LoopPay does not use the NFC (near field communication) system used by Apple Pay. Instead it relies on a small add-on devices for smartphones that can transmit credit card information in conjunction with a mobile app. When the devices are held within a few centimeters of a traditional magnetic strip reader, the information can be sent wirelessly to make a payment.
LoopPay's Magnetic Secure Transmission (MST) technology creates magnetic fields that simulate those generated with a magnetic strip, and effectively turns card readers into contactless payment devices without modifications.
Apple Pay, requires retailers to have contactless payment terminals that can accept NFC signals.
"NFC is currently only available in less than 10 percent of U.S. retailers despite NFC's mobile launch almost a decade ago," a Samsung spokeswoman said via email. "MST solves the merchant acceptance issue that has prevented other mobile wallet solutions from reaching mass adoption."
While LoopPay doesn't require merchants to upgrade their checkout devices, it requires extra hardware for users -- a card or fob, small rectangular devices that can attach to a smartphone either by themselves or in a phone case. Apple's NFC mobile payments technology, on the other hand, is housed in the iPhone 6 and the Apple Watch. Apple Pay also works with apps on certain iPads.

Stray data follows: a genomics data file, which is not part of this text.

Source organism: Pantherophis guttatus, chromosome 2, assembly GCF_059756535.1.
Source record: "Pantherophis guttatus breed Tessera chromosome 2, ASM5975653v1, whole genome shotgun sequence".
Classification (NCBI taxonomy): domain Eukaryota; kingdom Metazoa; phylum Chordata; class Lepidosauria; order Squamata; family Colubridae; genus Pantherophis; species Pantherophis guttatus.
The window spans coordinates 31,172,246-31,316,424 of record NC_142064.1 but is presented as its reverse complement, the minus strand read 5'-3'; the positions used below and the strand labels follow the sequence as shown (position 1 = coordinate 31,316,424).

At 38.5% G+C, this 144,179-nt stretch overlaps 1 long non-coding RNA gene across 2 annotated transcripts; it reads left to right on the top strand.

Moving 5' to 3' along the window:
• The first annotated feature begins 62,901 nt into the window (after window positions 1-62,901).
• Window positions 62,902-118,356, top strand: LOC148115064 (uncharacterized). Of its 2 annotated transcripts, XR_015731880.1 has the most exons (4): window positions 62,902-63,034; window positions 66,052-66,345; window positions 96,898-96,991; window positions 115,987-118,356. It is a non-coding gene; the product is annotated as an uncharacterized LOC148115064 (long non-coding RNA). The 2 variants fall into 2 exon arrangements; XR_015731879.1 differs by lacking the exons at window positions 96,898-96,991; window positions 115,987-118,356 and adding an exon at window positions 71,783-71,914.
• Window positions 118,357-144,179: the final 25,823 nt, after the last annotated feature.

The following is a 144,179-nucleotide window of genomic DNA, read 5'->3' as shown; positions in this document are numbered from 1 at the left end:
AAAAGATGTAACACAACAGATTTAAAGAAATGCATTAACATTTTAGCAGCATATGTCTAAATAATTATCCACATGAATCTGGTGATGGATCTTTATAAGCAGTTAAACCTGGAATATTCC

One of LoopPay's products is a $59 smartphone case that incorporates the card and can also house drivers' licenses and other IDs. The idea is for users to leave their wallets at home, so all they have to carry is a smartphone.
Samsung said LoopPay's executives will work closely with its mobile division, suggesting the technology could be incorporated into Samsung devices. News reports have speculated that its upcoming flagship Galaxy S6 smartphone could have a new mobile payments technology when it is unveiled at Mobile World Congress next month.
The Samsung spokeswoman would only say that "details on device integration" would be announced in the near future.
Apple CEO Tim Cook recently said that out of every $3 spent at stores with contactless payment, $2 was spent with Apple Pay.
Tim Hornyak covers Japan and emerging technologies for The IDG News Service. Follow Tim on Twitter at @robotopia.
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